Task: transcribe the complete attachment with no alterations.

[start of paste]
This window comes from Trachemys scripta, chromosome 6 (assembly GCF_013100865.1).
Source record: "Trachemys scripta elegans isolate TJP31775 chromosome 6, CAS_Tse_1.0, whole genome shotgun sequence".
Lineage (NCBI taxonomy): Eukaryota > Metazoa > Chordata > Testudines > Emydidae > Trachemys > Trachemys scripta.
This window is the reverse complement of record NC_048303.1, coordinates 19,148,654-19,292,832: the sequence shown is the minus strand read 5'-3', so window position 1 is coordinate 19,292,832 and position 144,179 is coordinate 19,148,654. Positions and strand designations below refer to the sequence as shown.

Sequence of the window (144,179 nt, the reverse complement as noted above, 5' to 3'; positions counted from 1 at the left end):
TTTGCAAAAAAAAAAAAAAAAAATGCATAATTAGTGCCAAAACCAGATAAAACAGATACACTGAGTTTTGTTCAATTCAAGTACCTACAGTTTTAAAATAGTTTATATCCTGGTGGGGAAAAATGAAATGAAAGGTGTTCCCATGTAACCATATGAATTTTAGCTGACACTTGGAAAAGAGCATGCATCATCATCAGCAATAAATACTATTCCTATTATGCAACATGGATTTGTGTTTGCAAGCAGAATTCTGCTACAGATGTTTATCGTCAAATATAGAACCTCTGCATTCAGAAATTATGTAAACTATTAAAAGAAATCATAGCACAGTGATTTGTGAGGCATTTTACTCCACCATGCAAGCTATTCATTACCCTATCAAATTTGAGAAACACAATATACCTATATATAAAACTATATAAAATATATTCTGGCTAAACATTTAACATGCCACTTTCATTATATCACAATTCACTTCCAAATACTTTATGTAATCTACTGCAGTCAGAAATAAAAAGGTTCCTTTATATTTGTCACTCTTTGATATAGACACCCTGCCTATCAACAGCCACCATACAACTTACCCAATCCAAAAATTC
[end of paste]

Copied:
This window comes from Trachemys scripta, chromosome 6 (assembly GCF_013100865.1).
Source record: "Trachemys scripta elegans isolate TJP31775 chromosome 6, CAS_Tse_1.0, whole genome shotgun sequence".
Lineage (NCBI taxonomy): Eukaryota > Metazoa > Chordata > Testudines > Emydidae > Trachemys > Trachemys scripta.
This window is the reverse complement of record NC_048303.1, coordinates 19,148,654-19,292,832: the sequence shown is the minus strand read 5'-3', so window position 1 is coordinate 19,292,832 and position 144,179 is coordinate 19,148,654. Positions and strand designations below refer to the sequence as shown.

Sequence of the window (144,179 nt, the reverse complement as noted above, 5' to 3'; positions counted from 1 at the left end):
TTTGCAAAAAAAAAAAAAAAAAATGCATAATTAGTGCCAAAACCAGATAAAACAGATACACTGAGTTTTGTTCAATTCAAGTACCTACAGTTTTAAAATAGTTTATATCCTGGTGGGGAAAAATGAAATGAAAGGTGTTCCCATGTAACCATATGAATTTTAGCTGACACTTGGAAAAGAGCATGCATCATCATCAGCAATAAATACTATTCCTATTATGCAACATGGATTTGTGTTTGCAAGCAGAATTCTGCTACAGATGTTTATCGTCAAATATAGAACCTCTGCATTCAGAAATTATGTAAACTATTAAAAGAAATCATAGCACAGTGATTTGTGAGGCATTTTACTCCACCATGCAAGCTATTCATTACCCTATCAAATTTGAGAAACACAATATACCTATATATAAAACTATATAAAATATATTCTGGCTAAACATTTAACATGCCACTTTCATTATATCACAATTCACTTCCAAATACTTTATGTAATCTACTGCAGTCAGAAATAAAAAGGTTCCTTTATATTTGTCACTCTTTGATATAGACACCCTGCCTATCAACAGCCACCATACAACTTACCCAATCCAAAAATTC